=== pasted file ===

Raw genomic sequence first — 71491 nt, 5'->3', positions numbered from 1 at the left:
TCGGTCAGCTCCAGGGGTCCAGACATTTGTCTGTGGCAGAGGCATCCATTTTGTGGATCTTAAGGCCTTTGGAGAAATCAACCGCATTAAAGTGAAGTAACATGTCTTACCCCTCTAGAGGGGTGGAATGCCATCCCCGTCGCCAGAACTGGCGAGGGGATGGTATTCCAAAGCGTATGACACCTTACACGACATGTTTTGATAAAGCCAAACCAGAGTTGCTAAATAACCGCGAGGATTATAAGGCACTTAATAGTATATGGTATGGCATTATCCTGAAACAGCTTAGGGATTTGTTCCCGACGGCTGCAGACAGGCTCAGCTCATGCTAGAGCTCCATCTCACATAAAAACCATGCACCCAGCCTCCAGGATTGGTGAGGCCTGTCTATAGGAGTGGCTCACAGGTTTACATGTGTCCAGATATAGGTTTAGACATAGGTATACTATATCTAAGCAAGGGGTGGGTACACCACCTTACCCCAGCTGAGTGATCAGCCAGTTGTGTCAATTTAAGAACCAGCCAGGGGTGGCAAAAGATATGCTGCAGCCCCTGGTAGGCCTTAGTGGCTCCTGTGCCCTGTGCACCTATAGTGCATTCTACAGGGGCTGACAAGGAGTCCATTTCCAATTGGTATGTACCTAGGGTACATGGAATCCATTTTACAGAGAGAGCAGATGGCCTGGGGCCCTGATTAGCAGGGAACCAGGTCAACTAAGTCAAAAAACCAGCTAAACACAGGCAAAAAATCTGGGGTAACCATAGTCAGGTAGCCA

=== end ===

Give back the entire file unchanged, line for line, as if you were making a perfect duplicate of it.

Raw genomic sequence first — 71491 nt, 5'->3', positions numbered from 1 at the left:
TCGGTCAGCTCCAGGGGTCCAGACATTTGTCTGTGGCAGAGGCATCCATTTTGTGGATCTTAAGGCCTTTGGAGAAATCAACCGCATTAAAGTGAAGTAACATGTCTTACCCCTCTAGAGGGGTGGAATGCCATCCCCGTCGCCAGAACTGGCGAGGGGATGGTATTCCAAAGCGTATGACACCTTACACGACATGTTTTGATAAAGCCAAACCAGAGTTGCTAAATAACCGCGAGGATTATAAGGCACTTAATAGTATATGGTATGGCATTATCCTGAAACAGCTTAGGGATTTGTTCCCGACGGCTGCAGACAGGCTCAGCTCATGCTAGAGCTCCATCTCACATAAAAACCATGCACCCAGCCTCCAGGATTGGTGAGGCCTGTCTATAGGAGTGGCTCACAGGTTTACATGTGTCCAGATATAGGTTTAGACATAGGTATACTATATCTAAGCAAGGGGTGGGTACACCACCTTACCCCAGCTGAGTGATCAGCCAGTTGTGTCAATTTAAGAACCAGCCAGGGGTGGCAAAAGATATGCTGCAGCCCCTGGTAGGCCTTAGTGGCTCCTGTGCCCTGTGCACCTATAGTGCATTCTACAGGGGCTGACAAGGAGTCCATTTCCAATTGGTATGTACCTAGGGTACATGGAATCCATTTTACAGAGAGAGCAGATGGCCTGGGGCCCTGATTAGCAGGGAACCAGGTCAACTAAGTCAAAAAACCAGCTAAACACAGGCAAAAAATCTGGGGTAACCATAGTCAGGTAGCCA